Wednesday, January 20, 2010

The Mormon Way: Eschewing Business

A short time ago, while commenting (briefly) on the similarities between Israeli youths who serve in the military and Mormon missionaries, I indulged myself in a dig at Jeff Benedict's book,


I don't object to Benedict personally; only to the message this book seeks to convey--that one can have it all (fame! fortune! faith! family!) without making any sacrifices. It is this attitude, the idea, as Hugh Nibley put it, that you can "mix Zion and Babylon" (Approaching Zion 20) that I object to, not any particular profession. And yes, I'm well aware that Elders L. Tom Perry and M. Russell Ballard were prominent businessmen, that President Henry B. Eyring, Elders David A. Bednar, and Quentin L. Cook were professors of business. That being said, I have a serious problem with the notion that the business world--with its emphasis on profits--and the kingdom of God are compatible.

During his time at BYU, Hugh Nibley complained that

". . . almost all the young people I know today want to believe that we do not have to make such a drastic choice between trusting in God entirely and working for money in the bank. Again may I remind you, the choice was deliberately designed to be a hard and searching one. But surely, I hear all the time, there must be a compromise, a common ground between them. The favorite text to support this is 'Seek ye first the kingdom of God, and his righteousness; and all these things shall be added unto you' (Matthew 6:33). This is commonly interpreted as meaning that I should first go on a mission or get a testimony, thus seeking the kingdom of God, and then I will be free to seek other things. First wisdom, then riches. But you never cease seeking wisdom, and you are forbidden to seek riches. This is a classic case of a text out of context. There is no thought here of seeking the other things--if you need them they will be added: When are you supposed to stop seeking the kingdom of heaven?" (Approaching Zion 131).

Nibley's rant against riches and profit-seeking isn't just a personal interpretation of one isolated scripture; there are plenty of texts that support his position, including Matthew 13:22 ("the care of this world, and the deceitfulness of riches, choke the word"), Mark 10:23 ("How hardly shall they that have riches enter into the kingdom of God!"), and Alma 39:14 ("Seek not after riches"). Seriously, go look up all the scriptures in the Topical Guide under "rich, riches"--and set aside a few days for the exercise, because it will take a while.

But as a warm-up for that exercise, let me share a condemnation of riches that you won't find in the standard works. A while ago, when I was connecting the Gospel of Judas and Cainites to the book of Ether, I promised to share a few gems from the Gospel of Thomas. Today I redeem that promise. In that pseudepigraphal gospel, Jesus proclaims "If you have money, do not lend it at interest. Rather, give it to someone from whom you will not get it back" (verse 95). The function of money, Christ teaches, is not to create wealth but to uplift a neighbor. This point is driven home only two verses later by a brief "The kingdom is like..." parable:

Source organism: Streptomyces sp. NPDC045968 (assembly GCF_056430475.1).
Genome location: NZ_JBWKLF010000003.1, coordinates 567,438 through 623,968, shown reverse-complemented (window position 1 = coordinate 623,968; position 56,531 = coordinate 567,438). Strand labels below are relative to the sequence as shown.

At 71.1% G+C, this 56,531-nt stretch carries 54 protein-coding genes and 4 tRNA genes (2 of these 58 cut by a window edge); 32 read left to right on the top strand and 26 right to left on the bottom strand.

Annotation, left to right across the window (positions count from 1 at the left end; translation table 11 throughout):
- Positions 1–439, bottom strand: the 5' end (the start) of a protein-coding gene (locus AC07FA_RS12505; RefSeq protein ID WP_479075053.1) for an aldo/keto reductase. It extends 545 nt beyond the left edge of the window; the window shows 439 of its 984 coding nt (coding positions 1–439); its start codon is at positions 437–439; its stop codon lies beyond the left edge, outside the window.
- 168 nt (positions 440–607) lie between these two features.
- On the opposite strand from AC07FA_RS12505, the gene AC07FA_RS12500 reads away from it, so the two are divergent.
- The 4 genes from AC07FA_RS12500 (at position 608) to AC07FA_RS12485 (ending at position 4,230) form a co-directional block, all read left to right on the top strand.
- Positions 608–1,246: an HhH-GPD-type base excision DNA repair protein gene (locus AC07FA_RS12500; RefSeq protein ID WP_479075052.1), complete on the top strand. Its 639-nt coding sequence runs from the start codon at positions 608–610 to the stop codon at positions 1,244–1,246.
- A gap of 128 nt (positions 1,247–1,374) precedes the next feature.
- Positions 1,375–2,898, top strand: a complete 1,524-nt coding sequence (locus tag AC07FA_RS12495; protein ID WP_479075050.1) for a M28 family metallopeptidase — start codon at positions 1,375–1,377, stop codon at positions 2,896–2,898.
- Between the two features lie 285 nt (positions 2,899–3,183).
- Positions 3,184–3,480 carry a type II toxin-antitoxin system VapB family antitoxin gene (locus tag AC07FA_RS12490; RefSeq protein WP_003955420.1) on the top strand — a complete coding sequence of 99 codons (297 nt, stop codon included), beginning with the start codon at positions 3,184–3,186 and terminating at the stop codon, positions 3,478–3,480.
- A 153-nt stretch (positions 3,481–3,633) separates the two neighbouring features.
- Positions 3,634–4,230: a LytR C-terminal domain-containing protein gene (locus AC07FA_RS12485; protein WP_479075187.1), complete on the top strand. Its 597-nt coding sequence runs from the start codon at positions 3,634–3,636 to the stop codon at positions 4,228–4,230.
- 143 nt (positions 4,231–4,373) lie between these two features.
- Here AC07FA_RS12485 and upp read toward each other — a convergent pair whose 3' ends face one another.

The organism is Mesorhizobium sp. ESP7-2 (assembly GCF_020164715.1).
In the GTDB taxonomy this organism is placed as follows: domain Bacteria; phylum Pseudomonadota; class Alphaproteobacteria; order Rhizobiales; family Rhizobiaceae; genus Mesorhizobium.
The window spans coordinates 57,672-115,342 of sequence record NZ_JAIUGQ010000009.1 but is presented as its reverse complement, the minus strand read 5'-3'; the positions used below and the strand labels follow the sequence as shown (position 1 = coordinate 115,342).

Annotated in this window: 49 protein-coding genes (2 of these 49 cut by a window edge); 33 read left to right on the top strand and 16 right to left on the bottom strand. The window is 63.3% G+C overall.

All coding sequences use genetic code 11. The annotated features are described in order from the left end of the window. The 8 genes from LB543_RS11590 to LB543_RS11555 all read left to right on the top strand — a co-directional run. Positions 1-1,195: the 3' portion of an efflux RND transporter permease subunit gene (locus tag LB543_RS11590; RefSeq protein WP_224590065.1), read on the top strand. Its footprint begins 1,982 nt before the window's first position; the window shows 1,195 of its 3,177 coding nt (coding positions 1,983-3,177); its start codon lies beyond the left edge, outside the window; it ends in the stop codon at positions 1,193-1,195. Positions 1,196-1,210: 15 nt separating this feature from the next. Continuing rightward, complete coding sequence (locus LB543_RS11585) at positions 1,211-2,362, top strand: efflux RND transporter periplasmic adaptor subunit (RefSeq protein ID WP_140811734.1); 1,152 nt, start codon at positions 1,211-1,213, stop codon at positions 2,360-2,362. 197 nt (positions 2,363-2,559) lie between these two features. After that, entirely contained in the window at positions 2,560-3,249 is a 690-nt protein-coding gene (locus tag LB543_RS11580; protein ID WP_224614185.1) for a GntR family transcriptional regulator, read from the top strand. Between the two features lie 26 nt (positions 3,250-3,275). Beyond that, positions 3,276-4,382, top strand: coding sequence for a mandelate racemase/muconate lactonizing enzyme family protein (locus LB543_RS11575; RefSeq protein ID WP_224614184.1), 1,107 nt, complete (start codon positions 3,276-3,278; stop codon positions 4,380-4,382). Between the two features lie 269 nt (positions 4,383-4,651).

"Jesus said, 'The Father's kingdom is like a woman who was carrying a jar full of meal. While she was walking along a distant road, the handle of the jar broke and the meal spilled behind her along the road. She did not know it; she had not noticed a problem. When she reached her house, she put the jar down and discovered that it was empty" (97).

The point of this parable is simple. The kingdom of heaven is compared to a journey; you and I are on a journey back to heaven. The jar of meal is our earthly possessions and--remembering that Christ's condemnation immediately precedes this parable--our money. The meal is largely immaterial, as far as this journey is concerned; carrying it won't help the woman (or us) get home, and getting rid of it is not a "problem." Indeed, this claim that disbursing the meal isn't a problem seems rather ironic since the woman undoubtedly walked faster without a load of meal burdening her. The real problem would be if the woman was so concerned with preserving and increasing the quantity of meal that she settled down and planted a field instead of hurrying home.

Get the point? You can't have it all. You just CANNOT be wholeheartedly engaged in the pursuit of profits and make good time on your journey home. We all have to work; I get that. But working is different--at least in my mind--from being a businessman or businesswoman.

3 comments:

Jo Jo said...

This was very insightful. I wouldn't classify people who seek after wealth as businessmen, rather seekers of wealth. Business might be people's business, but only to provide a living like teaching provides you a living. I've always thought if I had more money what fun I would have giving it away but our test here in life seems to be giving it away to help even when you don't think you have enough.

Becky said...

Zach...I LOVED this. I'm grateful for this perspective and for the knowledge of a greater plan. It helps me to not seek after riches, but to be thankful for what I have. Food for thought...GREAT food for thought. Thanks. xoxo

Jenny said...

Reminds me of the Elder Holland BYU devotional talk from Jan 2009 where he talks about Lot's wife looking back... wanting to live in Zion, but keep a summer cabin in Babylon.